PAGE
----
Thursday, October 22, 2009

Culture: It's Action, Not Attitude

TORONTO, ONTARIO - Barbara Ehrenreich is currently on a book tour for her latest book, Bright-Sided. A simplified version of the thesis that she presents is that a culture of positive thinking has blinded United States culture from identifying and addressing the root causes of major problems, allowing things like the financial collapse in 2008 to happen because people that warned that it might happen were told they were "too negative" and ignored--or even punished.

Anyone that knows me will not be surprised to find that I agree with pretty much everything that Ehrenreich posits. The United States does have a real problem with a "positivity" culture that eschews realism. Never mind the economy (but listen to what happened to dissenting figures in this episode of This American Life if you want to see her opinion supported), I've seen friends decide not explore the root cause of their personal problems and instead just take a more positive attitude, only to find similar events happening again--and blame themselves for not being positive enough. To me, excessive "positivity" is just another aspect of the extreme individual focus of culture in the United States that completely ignores any problems or disadvantages that occur at the community or group level--or just through chance. If you don't like your own life, it's your fault, and you shouldn't expect any help from anyone to change it. If you don't like someone else's life, then you're putting the blame in the wrong place if you think society caused them problems--it's their own fault, and you shouldn't help them. Those are the messages that constantly bombard anyone in the United States that is "negative."

Ehrenreich--who presents the historical roots of the trend thoroughly in her book--started exploring this topic as a result of her struggles with breast cancer. Everywhere she turned, she was told to be more positive about the disease. While Ehrenreich has discovered that medical studies have shown that it actually makes no difference what kind of attitude one takes during treatment on its success, the convention wisdom is that it does matter. Besides some early studies that seemed to indicate this, the convention wisdom exists because it tends to match our experience--everyone can think of a story about someone that seemed to give up emotionally and died shortly thereafter, or someone that badly wanted to live and recovered when doctors thought they were terminal cases.

What Ehrenreich points out, almost as an aside to her core points, is that what really seems to make a difference is taking action. Someone who has emotionally given up may decide not to take action--not telling a caregiver when their condition changes, or proactively asking what to expect during a treatment, whereas someone with fight in them will probably take every action that they have the energy to do. The same thing applies in economic self-help situations. Someone who has given up likely won't do anything to change their situation, whereas someone who is "more positive" is probably taking actions to try to find a job or whatever assistance can improve their situation. Yet, a person who expresses dark humor or muses on their long odds but still listens to their doctors or networks to find a job may be just as likely to work their way out of the situation as the overtly positive individual. What people ascribe to attitude seems to have a lot more to do with action.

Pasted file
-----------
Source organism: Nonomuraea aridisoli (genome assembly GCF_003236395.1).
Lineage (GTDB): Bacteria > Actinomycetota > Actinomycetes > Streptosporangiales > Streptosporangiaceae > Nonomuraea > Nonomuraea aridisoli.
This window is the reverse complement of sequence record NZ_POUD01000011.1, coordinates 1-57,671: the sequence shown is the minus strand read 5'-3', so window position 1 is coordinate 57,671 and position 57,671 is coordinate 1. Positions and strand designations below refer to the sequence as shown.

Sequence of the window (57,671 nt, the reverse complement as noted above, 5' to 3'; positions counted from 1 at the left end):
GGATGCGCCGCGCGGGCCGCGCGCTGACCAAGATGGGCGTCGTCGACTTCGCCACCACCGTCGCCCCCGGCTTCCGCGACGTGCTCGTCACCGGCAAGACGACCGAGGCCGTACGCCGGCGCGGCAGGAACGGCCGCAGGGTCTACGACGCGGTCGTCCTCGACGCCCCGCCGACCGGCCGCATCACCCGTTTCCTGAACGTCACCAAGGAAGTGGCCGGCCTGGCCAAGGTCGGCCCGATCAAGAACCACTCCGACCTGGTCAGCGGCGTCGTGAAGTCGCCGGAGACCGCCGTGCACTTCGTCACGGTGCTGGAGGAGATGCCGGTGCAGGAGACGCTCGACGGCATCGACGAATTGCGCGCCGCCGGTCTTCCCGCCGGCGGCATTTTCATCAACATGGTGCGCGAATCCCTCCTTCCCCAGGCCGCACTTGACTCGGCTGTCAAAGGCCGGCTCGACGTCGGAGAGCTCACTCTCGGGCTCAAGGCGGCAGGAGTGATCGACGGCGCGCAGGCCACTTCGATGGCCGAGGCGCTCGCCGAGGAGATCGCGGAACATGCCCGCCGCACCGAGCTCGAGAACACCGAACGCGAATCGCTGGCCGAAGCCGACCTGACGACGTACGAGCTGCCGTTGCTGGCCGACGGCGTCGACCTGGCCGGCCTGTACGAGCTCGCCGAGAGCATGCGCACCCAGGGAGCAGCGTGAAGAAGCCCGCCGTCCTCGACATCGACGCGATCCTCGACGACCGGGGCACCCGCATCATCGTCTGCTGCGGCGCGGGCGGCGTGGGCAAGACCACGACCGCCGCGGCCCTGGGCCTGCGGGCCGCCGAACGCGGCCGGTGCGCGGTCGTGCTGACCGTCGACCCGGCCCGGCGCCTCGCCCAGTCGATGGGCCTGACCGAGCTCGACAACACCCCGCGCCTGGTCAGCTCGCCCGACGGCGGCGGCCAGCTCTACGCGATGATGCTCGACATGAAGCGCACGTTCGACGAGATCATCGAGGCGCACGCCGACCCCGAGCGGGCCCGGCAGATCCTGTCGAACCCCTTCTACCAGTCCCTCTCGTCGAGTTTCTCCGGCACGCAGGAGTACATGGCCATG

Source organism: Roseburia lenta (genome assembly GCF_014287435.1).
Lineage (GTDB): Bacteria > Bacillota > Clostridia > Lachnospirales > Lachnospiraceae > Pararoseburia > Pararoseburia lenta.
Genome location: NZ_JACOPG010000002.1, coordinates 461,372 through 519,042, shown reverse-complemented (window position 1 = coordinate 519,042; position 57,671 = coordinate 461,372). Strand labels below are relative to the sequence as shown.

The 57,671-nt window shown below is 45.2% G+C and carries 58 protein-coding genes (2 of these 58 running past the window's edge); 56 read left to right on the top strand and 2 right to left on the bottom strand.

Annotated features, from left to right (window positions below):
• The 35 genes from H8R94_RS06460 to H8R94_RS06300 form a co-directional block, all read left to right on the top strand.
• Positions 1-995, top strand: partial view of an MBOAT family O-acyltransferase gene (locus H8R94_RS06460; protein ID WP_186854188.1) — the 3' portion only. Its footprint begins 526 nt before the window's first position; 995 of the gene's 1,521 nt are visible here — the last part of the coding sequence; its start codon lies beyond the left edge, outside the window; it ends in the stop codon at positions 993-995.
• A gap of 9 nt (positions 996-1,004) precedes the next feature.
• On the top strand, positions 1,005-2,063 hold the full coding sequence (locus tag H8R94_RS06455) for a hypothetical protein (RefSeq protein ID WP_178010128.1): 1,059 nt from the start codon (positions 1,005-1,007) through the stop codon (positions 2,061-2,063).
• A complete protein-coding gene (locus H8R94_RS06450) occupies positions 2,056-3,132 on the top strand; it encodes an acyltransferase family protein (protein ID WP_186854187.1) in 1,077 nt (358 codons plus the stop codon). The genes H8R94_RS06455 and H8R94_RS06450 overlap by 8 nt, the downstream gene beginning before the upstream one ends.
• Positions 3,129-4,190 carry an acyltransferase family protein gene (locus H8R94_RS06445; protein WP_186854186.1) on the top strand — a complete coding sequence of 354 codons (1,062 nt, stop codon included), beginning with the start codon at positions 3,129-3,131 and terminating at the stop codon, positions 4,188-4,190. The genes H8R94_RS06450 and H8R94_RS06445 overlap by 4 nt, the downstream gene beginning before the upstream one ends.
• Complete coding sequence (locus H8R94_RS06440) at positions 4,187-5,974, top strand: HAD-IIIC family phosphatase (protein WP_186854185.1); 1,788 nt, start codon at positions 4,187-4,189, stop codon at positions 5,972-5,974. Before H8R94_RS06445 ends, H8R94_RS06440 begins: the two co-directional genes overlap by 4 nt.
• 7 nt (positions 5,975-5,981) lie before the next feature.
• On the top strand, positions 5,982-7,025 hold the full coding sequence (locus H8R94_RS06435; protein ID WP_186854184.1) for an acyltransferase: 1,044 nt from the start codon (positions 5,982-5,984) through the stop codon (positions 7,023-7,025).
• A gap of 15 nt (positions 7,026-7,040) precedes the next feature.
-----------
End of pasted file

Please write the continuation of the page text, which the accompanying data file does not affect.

There have been a long list of business situations in which I have said something to the effect of "X is unlikely to work--we can try Y or Z." Every single time I've done that, I've been accused of being too negative. Almost every single time, X has failed before too long. The smart bosses let me work on Y or Z in the background while telling their own bosses we were focused on X, and in some cases we salvaged the situation. The less intelligent bosses actively prevented me from doing anything other than working on X and watched their enterprises devolve into big trouble, sometimes too late for Y, Z, or anything else to do any good. Needed action wasn't taken, and "positivity" didn't save those situations any more than it saved the US economy in 2008 or the war in Iraq in 2003.

Sadly, Barbara Ehrenreich will likely be ignored--maybe even punished economically for questioning positive thinking. A culture that has been based on marketing since its inception (think Paul Revere and Benjamin Franklin) will always find careful evaluation threatening and reject it. And, sadly, I don't see that there's any action I can personally take to prevent that.

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